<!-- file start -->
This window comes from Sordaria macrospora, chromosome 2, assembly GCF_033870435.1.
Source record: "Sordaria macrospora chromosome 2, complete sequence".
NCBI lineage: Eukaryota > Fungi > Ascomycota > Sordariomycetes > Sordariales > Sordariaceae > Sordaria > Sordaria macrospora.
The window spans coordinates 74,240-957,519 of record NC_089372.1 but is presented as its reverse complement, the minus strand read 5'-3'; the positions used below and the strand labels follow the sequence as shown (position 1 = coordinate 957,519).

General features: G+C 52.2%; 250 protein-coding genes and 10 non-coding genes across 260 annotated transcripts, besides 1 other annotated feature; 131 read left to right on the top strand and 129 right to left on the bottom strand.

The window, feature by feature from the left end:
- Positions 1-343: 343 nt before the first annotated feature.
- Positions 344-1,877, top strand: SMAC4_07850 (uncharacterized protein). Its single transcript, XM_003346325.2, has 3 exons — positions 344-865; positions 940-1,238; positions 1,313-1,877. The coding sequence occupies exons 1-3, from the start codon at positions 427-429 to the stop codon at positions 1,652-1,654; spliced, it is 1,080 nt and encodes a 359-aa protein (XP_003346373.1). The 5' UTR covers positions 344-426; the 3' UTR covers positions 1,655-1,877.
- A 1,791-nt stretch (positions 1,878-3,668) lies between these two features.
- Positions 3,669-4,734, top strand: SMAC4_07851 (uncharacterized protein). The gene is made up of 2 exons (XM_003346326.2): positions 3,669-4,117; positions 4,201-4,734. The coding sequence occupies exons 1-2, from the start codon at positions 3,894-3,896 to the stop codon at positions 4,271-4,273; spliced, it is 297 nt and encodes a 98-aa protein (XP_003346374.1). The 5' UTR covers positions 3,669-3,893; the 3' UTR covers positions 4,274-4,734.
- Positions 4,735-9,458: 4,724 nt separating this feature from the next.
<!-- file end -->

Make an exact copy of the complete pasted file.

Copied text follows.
This window comes from Sordaria macrospora, chromosome 2, assembly GCF_033870435.1.
Source record: "Sordaria macrospora chromosome 2, complete sequence".
NCBI lineage: Eukaryota > Fungi > Ascomycota > Sordariomycetes > Sordariales > Sordariaceae > Sordaria > Sordaria macrospora.
The window spans coordinates 74,240-957,519 of record NC_089372.1 but is presented as its reverse complement, the minus strand read 5'-3'; the positions used below and the strand labels follow the sequence as shown (position 1 = coordinate 957,519).

General features: G+C 52.2%; 250 protein-coding genes and 10 non-coding genes across 260 annotated transcripts, besides 1 other annotated feature; 131 read left to right on the top strand and 129 right to left on the bottom strand.

The window, feature by feature from the left end:
- Positions 1-343: 343 nt before the first annotated feature.
- Positions 344-1,877, top strand: SMAC4_07850 (uncharacterized protein). Its single transcript, XM_003346325.2, has 3 exons — positions 344-865; positions 940-1,238; positions 1,313-1,877. The coding sequence occupies exons 1-3, from the start codon at positions 427-429 to the stop codon at positions 1,652-1,654; spliced, it is 1,080 nt and encodes a 359-aa protein (XP_003346373.1). The 5' UTR covers positions 344-426; the 3' UTR covers positions 1,655-1,877.
- A 1,791-nt stretch (positions 1,878-3,668) lies between these two features.
- Positions 3,669-4,734, top strand: SMAC4_07851 (uncharacterized protein). The gene is made up of 2 exons (XM_003346326.2): positions 3,669-4,117; positions 4,201-4,734. The coding sequence occupies exons 1-2, from the start codon at positions 3,894-3,896 to the stop codon at positions 4,271-4,273; spliced, it is 297 nt and encodes a 98-aa protein (XP_003346374.1). The 5' UTR covers positions 3,669-3,893; the 3' UTR covers positions 4,274-4,734.
- Positions 4,735-9,458: 4,724 nt separating this feature from the next.